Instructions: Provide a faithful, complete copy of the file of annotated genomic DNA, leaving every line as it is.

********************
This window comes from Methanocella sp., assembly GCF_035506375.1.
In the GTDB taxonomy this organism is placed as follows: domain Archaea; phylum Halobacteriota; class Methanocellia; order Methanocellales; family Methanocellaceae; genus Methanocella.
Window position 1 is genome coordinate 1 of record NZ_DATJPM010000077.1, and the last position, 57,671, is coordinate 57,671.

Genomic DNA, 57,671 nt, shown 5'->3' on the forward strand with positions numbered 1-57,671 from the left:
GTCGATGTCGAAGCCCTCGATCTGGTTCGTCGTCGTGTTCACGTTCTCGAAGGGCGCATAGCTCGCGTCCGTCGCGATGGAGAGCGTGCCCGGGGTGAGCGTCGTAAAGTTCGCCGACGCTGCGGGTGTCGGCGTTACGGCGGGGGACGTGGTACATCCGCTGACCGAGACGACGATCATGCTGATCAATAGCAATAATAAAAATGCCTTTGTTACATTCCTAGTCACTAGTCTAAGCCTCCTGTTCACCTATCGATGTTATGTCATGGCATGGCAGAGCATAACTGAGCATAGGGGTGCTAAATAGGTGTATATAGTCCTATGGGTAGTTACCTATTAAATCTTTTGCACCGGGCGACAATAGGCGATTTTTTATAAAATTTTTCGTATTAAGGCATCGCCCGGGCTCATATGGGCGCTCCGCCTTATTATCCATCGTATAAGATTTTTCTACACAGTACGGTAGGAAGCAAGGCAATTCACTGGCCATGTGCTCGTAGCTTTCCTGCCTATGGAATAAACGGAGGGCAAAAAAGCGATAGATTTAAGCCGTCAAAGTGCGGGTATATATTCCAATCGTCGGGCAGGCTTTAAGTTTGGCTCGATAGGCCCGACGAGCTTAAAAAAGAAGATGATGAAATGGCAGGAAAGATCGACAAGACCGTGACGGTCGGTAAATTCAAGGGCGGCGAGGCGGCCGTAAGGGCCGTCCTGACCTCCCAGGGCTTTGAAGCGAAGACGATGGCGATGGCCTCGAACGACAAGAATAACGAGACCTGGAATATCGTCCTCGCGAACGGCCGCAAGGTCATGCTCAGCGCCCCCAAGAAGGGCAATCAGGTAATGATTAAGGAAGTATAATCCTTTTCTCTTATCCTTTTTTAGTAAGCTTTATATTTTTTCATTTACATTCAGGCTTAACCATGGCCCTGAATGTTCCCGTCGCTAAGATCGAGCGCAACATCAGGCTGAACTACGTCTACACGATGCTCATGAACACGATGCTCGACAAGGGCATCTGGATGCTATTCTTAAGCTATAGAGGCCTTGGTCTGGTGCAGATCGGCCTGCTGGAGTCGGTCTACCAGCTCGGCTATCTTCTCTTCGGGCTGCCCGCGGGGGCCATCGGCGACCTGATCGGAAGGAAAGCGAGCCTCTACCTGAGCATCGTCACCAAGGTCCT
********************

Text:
This window comes from Methanocella sp., assembly GCF_035506375.1.
In the GTDB taxonomy this organism is placed as follows: domain Archaea; phylum Halobacteriota; class Methanocellia; order Methanocellales; family Methanocellaceae; genus Methanocella.
Window position 1 is genome coordinate 1 of record NZ_DATJPM010000077.1, and the last position, 57,671, is coordinate 57,671.

Genomic DNA, 57,671 nt, shown 5'->3' on the forward strand with positions numbered 1-57,671 from the left:
GTCGATGTCGAAGCCCTCGATCTGGTTCGTCGTCGTGTTCACGTTCTCGAAGGGCGCATAGCTCGCGTCCGTCGCGATGGAGAGCGTGCCCGGGGTGAGCGTCGTAAAGTTCGCCGACGCTGCGGGTGTCGGCGTTACGGCGGGGGACGTGGTACATCCGCTGACCGAGACGACGATCATGCTGATCAATAGCAATAATAAAAATGCCTTTGTTACATTCCTAGTCACTAGTCTAAGCCTCCTGTTCACCTATCGATGTTATGTCATGGCATGGCAGAGCATAACTGAGCATAGGGGTGCTAAATAGGTGTATATAGTCCTATGGGTAGTTACCTATTAAATCTTTTGCACCGGGCGACAATAGGCGATTTTTTATAAAATTTTTCGTATTAAGGCATCGCCCGGGCTCATATGGGCGCTCCGCCTTATTATCCATCGTATAAGATTTTTCTACACAGTACGGTAGGAAGCAAGGCAATTCACTGGCCATGTGCTCGTAGCTTTCCTGCCTATGGAATAAACGGAGGGCAAAAAAGCGATAGATTTAAGCCGTCAAAGTGCGGGTATATATTCCAATCGTCGGGCAGGCTTTAAGTTTGGCTCGATAGGCCCGACGAGCTTAAAAAAGAAGATGATGAAATGGCAGGAAAGATCGACAAGACCGTGACGGTCGGTAAATTCAAGGGCGGCGAGGCGGCCGTAAGGGCCGTCCTGACCTCCCAGGGCTTTGAAGCGAAGACGATGGCGATGGCCTCGAACGACAAGAATAACGAGACCTGGAATATCGTCCTCGCGAACGGCCGCAAGGTCATGCTCAGCGCCCCCAAGAAGGGCAATCAGGTAATGATTAAGGAAGTATAATCCTTTTCTCTTATCCTTTTTTAGTAAGCTTTATATTTTTTCATTTACATTCAGGCTTAACCATGGCCCTGAATGTTCCCGTCGCTAAGATCGAGCGCAACATCAGGCTGAACTACGTCTACACGATGCTCATGAACACGATGCTCGACAAGGGCATCTGGATGCTATTCTTAAGCTATAGAGGCCTTGGTCTGGTGCAGATCGGCCTGCTGGAGTCGGTCTACCAGCTCGGCTATCTTCTCTTCGGGCTGCCCGCGGGGGCCATCGGCGACCTGATCGGAAGGAAAGCGAGCCTCTACCTGAGCATCGTCACCAAGGTCCT